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Oklahoma Wheat Harvest Suffering From Drought, Late Freeze

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The Oklahoma wheat harvest is expected to be down by about 40 percent. The Oklahoma wheat harvest is expected to be down by about 40 percent.
Derrick Jackson, wheat farmer, says Western Oklahoma farmers have it worse. Derrick Jackson, wheat farmer, says Western Oklahoma farmers have it worse.
TULSA, Oklahoma -

Monday's rain is welcome for farmers, but is too little, too late for Oklahoma's wheat crop. This year's crop is expected to be one of the worst produced in our state in decades.

With wheat having a $1 billion impact on the state economy, our poor crop is hitting Oklahoma especially hard.

"It should be another foot taller or whatever," said Derrick Jackson, wheat farmer.

A wheat crop north of Tulsa isn't as good as it could be, and won't yield near as much as a normal year, but with year after year of drought, especially in Western Oklahoma, it could be the envy of many wheat farmers in the state.

"This is not real great farm country here, but I can't imagine being out in the west there where they fight this stuff constantly," Jackson said.

Statewide, the forecasted harvest for wheat is terrible. The USDA predicts just 62 million bushels of wheat from Oklahoma this year. That's down from 105 million bushels last year.

"You're always optimistic that the next year is going to be the good year or whatever, but it starts to wear on you year after year, when it's, when it's tough going," Jackson said.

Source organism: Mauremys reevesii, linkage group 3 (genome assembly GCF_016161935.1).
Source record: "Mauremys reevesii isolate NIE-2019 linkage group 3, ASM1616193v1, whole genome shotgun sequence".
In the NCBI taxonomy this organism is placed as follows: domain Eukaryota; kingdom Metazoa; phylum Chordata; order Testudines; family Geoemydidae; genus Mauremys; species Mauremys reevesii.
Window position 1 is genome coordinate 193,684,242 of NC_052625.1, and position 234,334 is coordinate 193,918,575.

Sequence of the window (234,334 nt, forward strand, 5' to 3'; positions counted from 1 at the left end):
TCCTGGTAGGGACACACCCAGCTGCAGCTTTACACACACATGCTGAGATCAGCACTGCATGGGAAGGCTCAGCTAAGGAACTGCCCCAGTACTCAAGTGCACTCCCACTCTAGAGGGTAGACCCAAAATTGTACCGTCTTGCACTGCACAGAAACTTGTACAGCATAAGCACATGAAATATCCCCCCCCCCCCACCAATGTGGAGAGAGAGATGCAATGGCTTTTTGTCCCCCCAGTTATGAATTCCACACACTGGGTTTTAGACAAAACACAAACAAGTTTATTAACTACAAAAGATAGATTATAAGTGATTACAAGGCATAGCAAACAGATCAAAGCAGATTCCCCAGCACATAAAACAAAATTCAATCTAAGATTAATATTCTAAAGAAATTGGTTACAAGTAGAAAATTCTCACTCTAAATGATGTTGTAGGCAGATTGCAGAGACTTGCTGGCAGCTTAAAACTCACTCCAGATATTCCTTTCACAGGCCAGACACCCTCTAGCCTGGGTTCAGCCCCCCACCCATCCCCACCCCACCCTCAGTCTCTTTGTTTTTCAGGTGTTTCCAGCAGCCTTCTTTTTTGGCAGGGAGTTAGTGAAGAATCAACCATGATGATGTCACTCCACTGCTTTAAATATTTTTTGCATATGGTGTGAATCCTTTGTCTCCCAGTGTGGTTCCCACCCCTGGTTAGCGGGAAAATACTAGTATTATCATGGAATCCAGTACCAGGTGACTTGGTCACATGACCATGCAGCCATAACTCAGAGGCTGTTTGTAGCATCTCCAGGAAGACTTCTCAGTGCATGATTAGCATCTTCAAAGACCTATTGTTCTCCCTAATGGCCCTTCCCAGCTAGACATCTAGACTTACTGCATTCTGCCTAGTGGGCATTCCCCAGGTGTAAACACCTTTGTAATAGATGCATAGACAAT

Farmer Derrick Jackson is grateful to produce any wheat at all, especially when farmers in central and western Oklahoma are suffering.

"It's a tough year here, but not near as tough as they got there, a lot of it out there is just 10 inches tall or whatever; they ain't going to make a crop," he said.

The average yield, or number of bushels produced per acre, is expected to be down about 40 percent from last year. Since hard, red wheat is Oklahoma largest plant crop, a horrible crop will cause a huge ripple effect in the state's economy.

"Especially in the smaller towns, you've got the equipment dealers, and basically everybody that deals with them, fuel companies, fertilizer dealers," said wheat farmer Derrick Jackson.

Drought is the biggest issue again, but a cold winter, followed by a late freeze this year also damaged the wheat.

"It's a tough business," Jackson said.

While the harvest and quality of wheat in the U.S. is poor this year, Jackson says worldwide production is still strong. So he says it's hard to tell yet what kind of impact the bad harvest will have on consumers in the grocery store.

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